The second is a Louvre Museum clone in Abu Dhabi, to be completed by 2012. A 30-year agreement for a Louvre in Abu Dhabi was announced on March 7, 2007. Abu Dhabi paid $525 million to be associated with the Louvre name, and an additional $747 million in exchange for art loans, special exhibitions, and management advice. By around 2020, Abu Dhabi is also expected to spend about $500 million building its own collection, with the French Museums Agency expected to play an advisory role. These figures do not include the cost of the museum’s construction, estimated at around $110 million.
The third is the world’s largest indoor theme park at a cost of $40 billion. The highlight of this development is the Yas Island Circuit, which hosts the Formula One Abu Dhabi Grand Prix.
While there is of course a strategic element here–to increase the emirate’s regional political standing–building national morale and confidence is also an important factor. Abu Dhabi’s importation of four nuclear reactors may be seen as a way for its leaders to flaunt the vast financial reserves their emirate has accumulated in recent years and assert itself both regionally and internationally. For example, in a clear challenge to Saudi Arabia and in order to share the limelight with Riyadh, Abu Dhabi was forceful in its effort to become the headquarters of the proposed Gulf Monetary Union, or the GCC’s Central Bank. Riyadh won the contest on May 6, 2009, and on May 21, 2009, the UAE quit the proposed union in retaliation.
Regarding Iran, the UAE is in a serious dispute with Teheran over three small islands near the Strait of Hormuz: Abu Musa, Greater Tunb, and Lesser Tunb. The islands were invaded on November 30, 1971, by the Shah’s forces and forcibly seized. Bilateral talks between the UAE and Iran in 1992 failed. The UAE have attempted to bring the dispute before the International Court of Justice, but Iran refuses to do so. Frustrated by its inability–despite its riches–to challenge Tehran over the three islands, Abu Dhabi’s four 5,600 MW reactors, which dwarfs in size Iran’s single 1,000 MW reactor at Bushehr, might go a certain way toward restoring some of the lost national pride felt at home in the UAE for domestic consumption.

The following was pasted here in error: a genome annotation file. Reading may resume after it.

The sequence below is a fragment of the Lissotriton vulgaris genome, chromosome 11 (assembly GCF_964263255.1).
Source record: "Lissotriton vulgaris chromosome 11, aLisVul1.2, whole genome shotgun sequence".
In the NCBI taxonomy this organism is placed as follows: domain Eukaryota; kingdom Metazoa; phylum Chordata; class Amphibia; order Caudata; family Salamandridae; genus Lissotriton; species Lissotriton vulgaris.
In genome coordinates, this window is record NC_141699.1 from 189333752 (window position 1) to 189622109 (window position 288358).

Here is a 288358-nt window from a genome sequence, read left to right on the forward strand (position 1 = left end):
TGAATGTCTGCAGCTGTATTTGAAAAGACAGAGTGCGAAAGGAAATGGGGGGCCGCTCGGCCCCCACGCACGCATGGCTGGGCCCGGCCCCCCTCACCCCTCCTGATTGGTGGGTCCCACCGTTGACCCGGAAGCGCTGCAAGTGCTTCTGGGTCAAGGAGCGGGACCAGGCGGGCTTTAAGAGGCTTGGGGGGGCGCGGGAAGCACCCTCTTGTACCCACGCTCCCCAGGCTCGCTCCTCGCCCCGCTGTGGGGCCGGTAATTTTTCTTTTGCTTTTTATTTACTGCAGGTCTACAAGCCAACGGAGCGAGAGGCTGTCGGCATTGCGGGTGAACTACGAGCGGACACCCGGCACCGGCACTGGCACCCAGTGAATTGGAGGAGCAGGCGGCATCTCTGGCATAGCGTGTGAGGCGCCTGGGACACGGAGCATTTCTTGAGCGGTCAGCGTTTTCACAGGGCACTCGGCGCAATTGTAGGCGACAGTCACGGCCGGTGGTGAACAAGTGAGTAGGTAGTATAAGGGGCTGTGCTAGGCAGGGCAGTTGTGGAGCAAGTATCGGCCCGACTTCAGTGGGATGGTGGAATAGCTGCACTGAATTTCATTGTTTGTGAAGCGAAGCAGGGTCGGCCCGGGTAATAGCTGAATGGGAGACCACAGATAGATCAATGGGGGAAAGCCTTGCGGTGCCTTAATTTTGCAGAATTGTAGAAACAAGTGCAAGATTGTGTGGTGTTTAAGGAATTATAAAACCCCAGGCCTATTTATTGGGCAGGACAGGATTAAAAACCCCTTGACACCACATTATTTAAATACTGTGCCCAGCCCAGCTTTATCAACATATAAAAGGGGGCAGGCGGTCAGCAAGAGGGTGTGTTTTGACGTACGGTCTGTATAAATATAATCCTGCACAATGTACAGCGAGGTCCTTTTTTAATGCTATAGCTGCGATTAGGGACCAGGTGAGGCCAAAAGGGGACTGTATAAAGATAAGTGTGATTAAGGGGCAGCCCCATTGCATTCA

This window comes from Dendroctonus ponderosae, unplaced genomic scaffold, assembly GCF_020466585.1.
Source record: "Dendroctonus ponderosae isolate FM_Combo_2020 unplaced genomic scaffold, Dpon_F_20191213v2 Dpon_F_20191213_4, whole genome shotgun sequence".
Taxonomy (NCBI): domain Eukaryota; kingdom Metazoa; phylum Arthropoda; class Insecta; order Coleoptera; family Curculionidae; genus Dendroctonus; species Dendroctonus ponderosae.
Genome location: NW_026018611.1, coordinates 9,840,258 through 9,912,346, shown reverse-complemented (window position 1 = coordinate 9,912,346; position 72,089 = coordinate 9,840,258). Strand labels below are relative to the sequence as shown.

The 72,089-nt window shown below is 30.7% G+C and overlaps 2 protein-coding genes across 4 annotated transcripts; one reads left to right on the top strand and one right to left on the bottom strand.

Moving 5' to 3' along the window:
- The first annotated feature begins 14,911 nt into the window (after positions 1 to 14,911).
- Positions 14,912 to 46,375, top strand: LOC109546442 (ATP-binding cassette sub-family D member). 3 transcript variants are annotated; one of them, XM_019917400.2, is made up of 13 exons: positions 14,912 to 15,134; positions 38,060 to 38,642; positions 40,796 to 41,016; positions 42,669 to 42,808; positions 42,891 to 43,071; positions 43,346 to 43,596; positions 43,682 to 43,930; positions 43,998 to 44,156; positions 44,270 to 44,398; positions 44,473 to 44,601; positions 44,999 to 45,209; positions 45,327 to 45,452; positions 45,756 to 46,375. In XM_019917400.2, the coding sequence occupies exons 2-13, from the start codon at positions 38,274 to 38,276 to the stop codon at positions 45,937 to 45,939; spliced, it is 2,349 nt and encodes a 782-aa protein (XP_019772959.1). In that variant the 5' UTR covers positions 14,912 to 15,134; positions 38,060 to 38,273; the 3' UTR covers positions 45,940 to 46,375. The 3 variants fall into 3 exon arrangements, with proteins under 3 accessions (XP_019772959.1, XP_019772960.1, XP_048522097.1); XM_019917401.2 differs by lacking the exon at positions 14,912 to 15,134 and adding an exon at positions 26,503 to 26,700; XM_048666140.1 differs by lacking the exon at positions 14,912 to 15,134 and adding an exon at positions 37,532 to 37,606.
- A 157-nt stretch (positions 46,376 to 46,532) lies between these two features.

As a member of IRENA and the location of the IRENA secretariat headquarters, Abu Dhabi is obligated to promote the agency’s objectives faithfully and vigorously. Yet Abu Dhabi has paradoxically contracted to import from South Korea a huge state-of-the-art nuclear power plant, which will serve as a showcase for the nuclear power industry to promote sales. IRENA faces a major challenge from the nuclear power industry (as well as the oil industry), one which could derail its mission. The coalition of the nuclear industry’s executives, lobbyists, and politicians among IRENA’s industrialized members who are heavily invested in selling nuclear power plants–particularly to Arab states–would want to sell more nuclear power plants. To prove its genuine commitment to IRENA’s ideals of renewable energy, Abu Dhabi’s nuclear power plant should thus be scrapped in favor of solar and wind electricity generation.
It may also be said that Abu Dhabi’s Masdar project, its gigantic nuclear power plant, IRENA’s headquarters, and the failed attempt to host the GCC’s Central Bank are all expressions of the same mind-set that built the Emirates Palace Hotel, is cloning the Louvre, and building the indoor Yas Island theme park.
*Elie Elhadj, born in Syria, is a veteran international banker. He was Chief Executive Officer of Arab National Bank in Saudi Arabia during most of the 1990s. After retiring, he received his Ph.D. from London University’s School of Oriental and African Studies.